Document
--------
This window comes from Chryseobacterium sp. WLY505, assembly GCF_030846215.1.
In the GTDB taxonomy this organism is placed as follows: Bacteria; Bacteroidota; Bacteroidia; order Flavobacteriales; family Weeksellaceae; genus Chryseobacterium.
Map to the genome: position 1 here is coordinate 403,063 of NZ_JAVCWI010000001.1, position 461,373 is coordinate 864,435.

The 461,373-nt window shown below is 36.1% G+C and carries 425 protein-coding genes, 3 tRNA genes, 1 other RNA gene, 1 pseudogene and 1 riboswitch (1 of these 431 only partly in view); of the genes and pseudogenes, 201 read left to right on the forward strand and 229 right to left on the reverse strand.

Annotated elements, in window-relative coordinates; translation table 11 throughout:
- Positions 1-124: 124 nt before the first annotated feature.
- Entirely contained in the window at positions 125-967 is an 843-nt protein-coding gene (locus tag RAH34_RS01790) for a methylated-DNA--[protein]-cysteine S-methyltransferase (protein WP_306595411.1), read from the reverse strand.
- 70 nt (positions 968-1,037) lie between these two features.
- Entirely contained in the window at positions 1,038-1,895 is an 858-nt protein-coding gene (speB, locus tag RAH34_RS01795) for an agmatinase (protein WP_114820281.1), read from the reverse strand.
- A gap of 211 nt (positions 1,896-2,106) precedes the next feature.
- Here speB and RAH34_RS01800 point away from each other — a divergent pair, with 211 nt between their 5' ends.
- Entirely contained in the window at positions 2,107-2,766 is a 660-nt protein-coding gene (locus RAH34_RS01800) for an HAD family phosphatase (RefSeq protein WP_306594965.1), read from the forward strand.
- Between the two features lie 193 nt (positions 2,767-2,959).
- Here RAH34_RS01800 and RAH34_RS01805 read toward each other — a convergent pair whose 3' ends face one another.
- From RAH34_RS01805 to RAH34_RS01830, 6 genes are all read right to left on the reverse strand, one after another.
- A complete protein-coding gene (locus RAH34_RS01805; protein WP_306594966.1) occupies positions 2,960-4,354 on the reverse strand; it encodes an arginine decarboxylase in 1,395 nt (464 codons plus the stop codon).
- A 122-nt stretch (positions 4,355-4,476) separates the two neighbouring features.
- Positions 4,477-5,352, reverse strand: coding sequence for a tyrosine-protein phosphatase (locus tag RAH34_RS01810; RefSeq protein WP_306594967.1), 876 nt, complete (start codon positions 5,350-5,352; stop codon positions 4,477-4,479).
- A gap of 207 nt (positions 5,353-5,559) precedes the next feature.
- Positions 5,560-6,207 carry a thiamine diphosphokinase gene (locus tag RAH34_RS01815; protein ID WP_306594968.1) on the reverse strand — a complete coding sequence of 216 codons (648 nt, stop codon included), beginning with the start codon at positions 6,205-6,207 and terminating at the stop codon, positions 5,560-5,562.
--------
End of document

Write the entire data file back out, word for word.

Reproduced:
This window comes from Chryseobacterium sp. WLY505, assembly GCF_030846215.1.
In the GTDB taxonomy this organism is placed as follows: Bacteria; Bacteroidota; Bacteroidia; order Flavobacteriales; family Weeksellaceae; genus Chryseobacterium.
Map to the genome: position 1 here is coordinate 403,063 of NZ_JAVCWI010000001.1, position 461,373 is coordinate 864,435.

The 461,373-nt window shown below is 36.1% G+C and carries 425 protein-coding genes, 3 tRNA genes, 1 other RNA gene, 1 pseudogene and 1 riboswitch (1 of these 431 only partly in view); of the genes and pseudogenes, 201 read left to right on the forward strand and 229 right to left on the reverse strand.

Annotated elements, in window-relative coordinates; translation table 11 throughout:
- Positions 1-124: 124 nt before the first annotated feature.
- Entirely contained in the window at positions 125-967 is an 843-nt protein-coding gene (locus tag RAH34_RS01790) for a methylated-DNA--[protein]-cysteine S-methyltransferase (protein WP_306595411.1), read from the reverse strand.
- 70 nt (positions 968-1,037) lie between these two features.
- Entirely contained in the window at positions 1,038-1,895 is an 858-nt protein-coding gene (speB, locus tag RAH34_RS01795) for an agmatinase (protein WP_114820281.1), read from the reverse strand.
- A gap of 211 nt (positions 1,896-2,106) precedes the next feature.
- Here speB and RAH34_RS01800 point away from each other — a divergent pair, with 211 nt between their 5' ends.
- Entirely contained in the window at positions 2,107-2,766 is a 660-nt protein-coding gene (locus RAH34_RS01800) for an HAD family phosphatase (RefSeq protein WP_306594965.1), read from the forward strand.
- Between the two features lie 193 nt (positions 2,767-2,959).
- Here RAH34_RS01800 and RAH34_RS01805 read toward each other — a convergent pair whose 3' ends face one another.
- From RAH34_RS01805 to RAH34_RS01830, 6 genes are all read right to left on the reverse strand, one after another.
- A complete protein-coding gene (locus RAH34_RS01805; protein WP_306594966.1) occupies positions 2,960-4,354 on the reverse strand; it encodes an arginine decarboxylase in 1,395 nt (464 codons plus the stop codon).
- A 122-nt stretch (positions 4,355-4,476) separates the two neighbouring features.
- Positions 4,477-5,352, reverse strand: coding sequence for a tyrosine-protein phosphatase (locus tag RAH34_RS01810; RefSeq protein WP_306594967.1), 876 nt, complete (start codon positions 5,350-5,352; stop codon positions 4,477-4,479).
- A gap of 207 nt (positions 5,353-5,559) precedes the next feature.
- Positions 5,560-6,207 carry a thiamine diphosphokinase gene (locus tag RAH34_RS01815; protein ID WP_306594968.1) on the reverse strand — a complete coding sequence of 216 codons (648 nt, stop codon included), beginning with the start codon at positions 6,205-6,207 and terminating at the stop codon, positions 5,560-5,562.